# Can someone help a novice unbeliever?

1. Sep 5, 2009

### rasp

I posted this last week and got no replies. Let me try again. What I am looking for is a basic understanding if the relativistic changes in time and space as described in SP lorentz contractions are useful in understanding the absolute expansion of space (whatever that may be)? Thanks!

Original Post --------------------------------------------------------------------------------

It seems to me that the expansion of space is a dynamic event different in principle then the relativistic events which are dealt with by the lorentz transformations. Have there been experiments to determine that it is only space that is expanding and not also a type of ongoing gravitational time dilation to explain the stretching (or redshift) of the wavelength of light?

For it would seem to me that if assume a metric of space expands while a metric of time remains the same, then c would increase as the sum of the function delta space/delta time.

Also, I know the lorentz transformations can be used for length contraction, but are they bidirectional? Can they be used to imply the observed length expansion of the universe from a particular coordinate system like the earth?

Finally, does the Minkowski spacetime invariant provide a preferred worldview for distance and time? Thanks!

2. Sep 5, 2009

### JesseM

The Lorentz transformation is specific to inertial reference frames in the "flat" spacetime of special relativity, while the "expansion of space" (and spacetime curvature due to gravity in general) requires the larger theory of general relativity, which only reduces to special relativity "locally" (when you zoom in on very small regions of curved spacetime). The speed of light is always c as measured in local inertial frames, but in non-local coordinate systems covering large regions of curved spacetime, the coordinate speed of light need not be c (in fact even in special relativity, if you pick a non-inertial coordinate system the coordinate speed of light can vary).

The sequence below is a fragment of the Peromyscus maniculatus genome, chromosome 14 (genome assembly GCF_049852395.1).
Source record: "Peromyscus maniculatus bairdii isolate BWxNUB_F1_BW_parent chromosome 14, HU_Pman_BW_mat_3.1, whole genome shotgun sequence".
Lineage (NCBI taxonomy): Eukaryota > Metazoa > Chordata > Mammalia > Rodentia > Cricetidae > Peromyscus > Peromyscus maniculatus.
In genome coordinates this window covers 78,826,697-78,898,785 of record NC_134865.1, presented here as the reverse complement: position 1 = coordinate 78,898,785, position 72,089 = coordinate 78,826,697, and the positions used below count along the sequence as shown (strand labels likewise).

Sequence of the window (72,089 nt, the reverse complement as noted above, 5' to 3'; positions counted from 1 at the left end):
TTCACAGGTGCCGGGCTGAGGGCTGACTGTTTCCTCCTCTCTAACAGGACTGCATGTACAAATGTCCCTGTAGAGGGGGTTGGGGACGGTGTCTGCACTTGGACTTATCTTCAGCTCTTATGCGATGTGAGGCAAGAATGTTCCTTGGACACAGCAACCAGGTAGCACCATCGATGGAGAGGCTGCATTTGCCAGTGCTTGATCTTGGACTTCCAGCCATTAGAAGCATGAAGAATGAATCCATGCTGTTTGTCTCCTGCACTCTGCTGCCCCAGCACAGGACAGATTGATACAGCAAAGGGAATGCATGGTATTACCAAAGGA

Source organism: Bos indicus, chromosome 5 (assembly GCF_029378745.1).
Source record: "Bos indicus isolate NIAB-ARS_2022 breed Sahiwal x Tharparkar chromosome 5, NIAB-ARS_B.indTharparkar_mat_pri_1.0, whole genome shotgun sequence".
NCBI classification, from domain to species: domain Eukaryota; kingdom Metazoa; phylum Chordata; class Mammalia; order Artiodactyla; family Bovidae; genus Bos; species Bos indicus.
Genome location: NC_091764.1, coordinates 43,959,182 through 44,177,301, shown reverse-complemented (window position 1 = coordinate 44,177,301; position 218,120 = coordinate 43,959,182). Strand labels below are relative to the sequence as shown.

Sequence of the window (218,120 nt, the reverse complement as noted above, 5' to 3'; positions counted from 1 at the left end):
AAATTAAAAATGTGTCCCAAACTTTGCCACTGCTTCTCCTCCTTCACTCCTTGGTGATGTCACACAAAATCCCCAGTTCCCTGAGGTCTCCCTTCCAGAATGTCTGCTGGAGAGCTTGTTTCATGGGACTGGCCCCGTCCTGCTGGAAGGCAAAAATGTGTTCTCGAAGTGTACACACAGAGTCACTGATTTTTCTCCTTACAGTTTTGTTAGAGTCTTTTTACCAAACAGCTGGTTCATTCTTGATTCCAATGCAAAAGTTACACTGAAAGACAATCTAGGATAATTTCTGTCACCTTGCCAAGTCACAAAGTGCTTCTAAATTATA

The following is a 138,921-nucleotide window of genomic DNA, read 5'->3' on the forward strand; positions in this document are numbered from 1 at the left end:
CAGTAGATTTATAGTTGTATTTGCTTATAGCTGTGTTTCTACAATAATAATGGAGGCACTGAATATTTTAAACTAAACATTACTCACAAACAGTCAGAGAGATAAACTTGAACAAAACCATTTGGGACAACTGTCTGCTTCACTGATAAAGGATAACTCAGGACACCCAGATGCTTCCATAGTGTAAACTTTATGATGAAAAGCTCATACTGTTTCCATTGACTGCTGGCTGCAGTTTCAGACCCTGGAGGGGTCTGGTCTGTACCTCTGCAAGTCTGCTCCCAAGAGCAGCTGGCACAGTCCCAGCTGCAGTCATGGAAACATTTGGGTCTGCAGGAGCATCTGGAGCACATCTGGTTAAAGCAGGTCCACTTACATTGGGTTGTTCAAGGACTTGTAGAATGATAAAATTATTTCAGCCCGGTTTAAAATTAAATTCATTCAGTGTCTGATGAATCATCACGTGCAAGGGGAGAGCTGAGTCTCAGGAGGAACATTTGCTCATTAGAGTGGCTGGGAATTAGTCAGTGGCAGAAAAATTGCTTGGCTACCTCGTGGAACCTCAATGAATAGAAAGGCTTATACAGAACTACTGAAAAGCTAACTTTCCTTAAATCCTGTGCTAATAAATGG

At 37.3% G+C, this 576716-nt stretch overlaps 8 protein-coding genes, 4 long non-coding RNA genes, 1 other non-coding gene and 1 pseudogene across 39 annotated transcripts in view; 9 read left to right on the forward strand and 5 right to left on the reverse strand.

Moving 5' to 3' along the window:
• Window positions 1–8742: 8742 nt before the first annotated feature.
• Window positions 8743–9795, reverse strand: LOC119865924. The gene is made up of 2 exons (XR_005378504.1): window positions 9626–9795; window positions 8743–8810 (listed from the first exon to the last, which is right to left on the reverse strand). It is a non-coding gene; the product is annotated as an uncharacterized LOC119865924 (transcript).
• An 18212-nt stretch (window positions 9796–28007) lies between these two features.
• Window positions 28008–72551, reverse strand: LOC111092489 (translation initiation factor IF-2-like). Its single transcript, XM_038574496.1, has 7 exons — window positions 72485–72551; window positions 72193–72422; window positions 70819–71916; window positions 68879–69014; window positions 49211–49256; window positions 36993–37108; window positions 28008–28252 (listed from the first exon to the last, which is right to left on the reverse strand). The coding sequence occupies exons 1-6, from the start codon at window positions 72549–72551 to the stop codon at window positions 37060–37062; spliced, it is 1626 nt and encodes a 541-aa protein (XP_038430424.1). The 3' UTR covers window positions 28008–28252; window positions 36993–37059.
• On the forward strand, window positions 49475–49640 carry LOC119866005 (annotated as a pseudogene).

3. Sep 5, 2009

### rasp

OK, Thanks. Can you answer further
1) Does the quanta metric (i.e. the interval of space and time) (as opposed to the elapsed total distance of space or time between inertial frames, as described by lorentz) changes in GP due to gravity? and
2) is that what results in the change in the value of the speed of light?

4. Sep 5, 2009

### JesseM

Not sure what you mean. It doesn't really make sense to talk about the "total distance of space or time between inertial frames", since every inertial frame is just a coordinate system that fills all of spacetime in SR. The point of the Lorentz transformation is that if you know the position and time coordinates of a specific event in one frame, then the transformation can be used to find the position and time coordinates of the same event in another frame.

Also, what do you mean by "quanta metric"? In GR we just have the "metric" which can be used to find the time or distance along an arbitrary path through spacetime, like the time elapsed on the worldline of a particular object between two events on its worldline, as measured by a clock which moves along with it. The metric is indeed different in a spacetime which is curved by gravity than it is in the flat spacetime of SR, if that's what you're asking.

5. Sep 5, 2009

### Staff: Mentor

You might find http://www.astro.ucla.edu/~wright/cosmo_01.htm" [Broken] helpful in understanding how the cosmological coordinate system used in discussing the "expansion of space" relates to the frames used in special relativity.

Last edited by a moderator: May 4, 2017
6. Sep 5, 2009

### rasp